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Backreferences to Failed Groups

The previous topic on backreferences applies to all regex flavors, except those few that don’t support backreferences at all. Flavors behave differently when you start doing things that don’t fit the “match the text matched by a previous capturing group” job description.

There is a difference between a backreference to a capturing group that matched nothing, and one to a capturing group that did not participate in the match at all. The regex (q?)b\1 matches b. q? is optional and matches nothing, causing (q?) to successfully match and capture nothing. b matches b and \1 successfully matches the nothing captured by the group.

In most flavors, the regex (q)?b\1 fails to match b. (q) fails to match at all, so the group never gets to capture anything at all. Because the whole group is optional, the engine does proceed to match b. The engine now arrives at \1 which references a group that did not participate in the match attempt at all. This causes the backreference to fail to match at all, mimicking the result of the group. Since there’s no ? making \1 optional, the overall match attempt fails.

One of the few exceptions is JavaScript. According to the official ECMA standard, a backreference to a non-participating capturing group must successfully match nothing just like a backreference to a participating group that captured nothing does. In other words, in JavaScript, (q?)b\1 and (q)?b\1 both match b. XPath also works this way.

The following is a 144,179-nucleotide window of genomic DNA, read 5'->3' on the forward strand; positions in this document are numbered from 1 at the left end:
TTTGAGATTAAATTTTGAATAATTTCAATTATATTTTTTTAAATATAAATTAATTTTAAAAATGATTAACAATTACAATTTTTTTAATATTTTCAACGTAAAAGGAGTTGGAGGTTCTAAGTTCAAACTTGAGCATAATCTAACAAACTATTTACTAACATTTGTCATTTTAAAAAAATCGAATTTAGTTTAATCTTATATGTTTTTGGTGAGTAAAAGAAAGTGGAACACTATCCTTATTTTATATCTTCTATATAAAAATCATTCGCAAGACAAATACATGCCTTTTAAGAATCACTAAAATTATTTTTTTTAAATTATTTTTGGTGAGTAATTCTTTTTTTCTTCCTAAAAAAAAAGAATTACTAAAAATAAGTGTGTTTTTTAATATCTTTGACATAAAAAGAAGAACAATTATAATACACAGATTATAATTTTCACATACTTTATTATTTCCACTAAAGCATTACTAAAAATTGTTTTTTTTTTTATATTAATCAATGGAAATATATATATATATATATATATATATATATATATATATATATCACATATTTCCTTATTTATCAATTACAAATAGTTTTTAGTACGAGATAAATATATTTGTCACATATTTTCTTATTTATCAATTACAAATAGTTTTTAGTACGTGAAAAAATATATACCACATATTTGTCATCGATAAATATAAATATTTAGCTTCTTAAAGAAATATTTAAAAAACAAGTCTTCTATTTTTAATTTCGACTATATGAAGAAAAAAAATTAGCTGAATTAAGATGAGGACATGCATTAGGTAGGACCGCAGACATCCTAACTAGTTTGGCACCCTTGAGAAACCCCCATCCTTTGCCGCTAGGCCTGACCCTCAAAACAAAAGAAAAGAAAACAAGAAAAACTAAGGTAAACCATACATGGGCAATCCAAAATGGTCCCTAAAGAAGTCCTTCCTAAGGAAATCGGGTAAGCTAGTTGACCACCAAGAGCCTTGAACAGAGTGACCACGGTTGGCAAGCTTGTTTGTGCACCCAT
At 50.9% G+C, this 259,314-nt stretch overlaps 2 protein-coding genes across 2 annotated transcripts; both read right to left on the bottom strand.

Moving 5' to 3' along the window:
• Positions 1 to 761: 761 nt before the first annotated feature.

Dinkumware’s implementation of std::regex handles backreferences like JavaScript for all its grammars that support backreferences. Boost did so too until version 1.46. As of version 1.47, Boost fails backreferences to non-participating groups when using the ECMAScript grammar, but still lets them successfully match nothing when using the basic and grep grammars.

Backreferences to Non-Existent Capturing Groups

Backreferences to groups that do not exist, such as (one)\7, are an error in most regex flavors. There are exceptions though. JavaScript treats \1 through \7 as octal escapes when there are fewer capturing groups in the regex than the digit after the backslash. \8 and \9 are an error because 8 and 9 are not valid octal digits.

Java treats backreferences to groups that don’t exist as backreferences to groups that exist but never participate in the match. They are not an error, but simply never match anything.

.NET is a little more complicated. .NET supports single-digit and double-digit backreferences as well as double-digit octal escapes without a leading zero. Backreferences trump octal escapes. So \12 is a line feed (octal 12 = decimal 10) in a regex with fewer than 12 capturing groups. It would be a backreference to the 12th group in a regex with 12 or more capturing groups. .NET does not support single-digit octal escapes. So \7 is an error in a regex with fewer than 7 capturing groups.

Forward References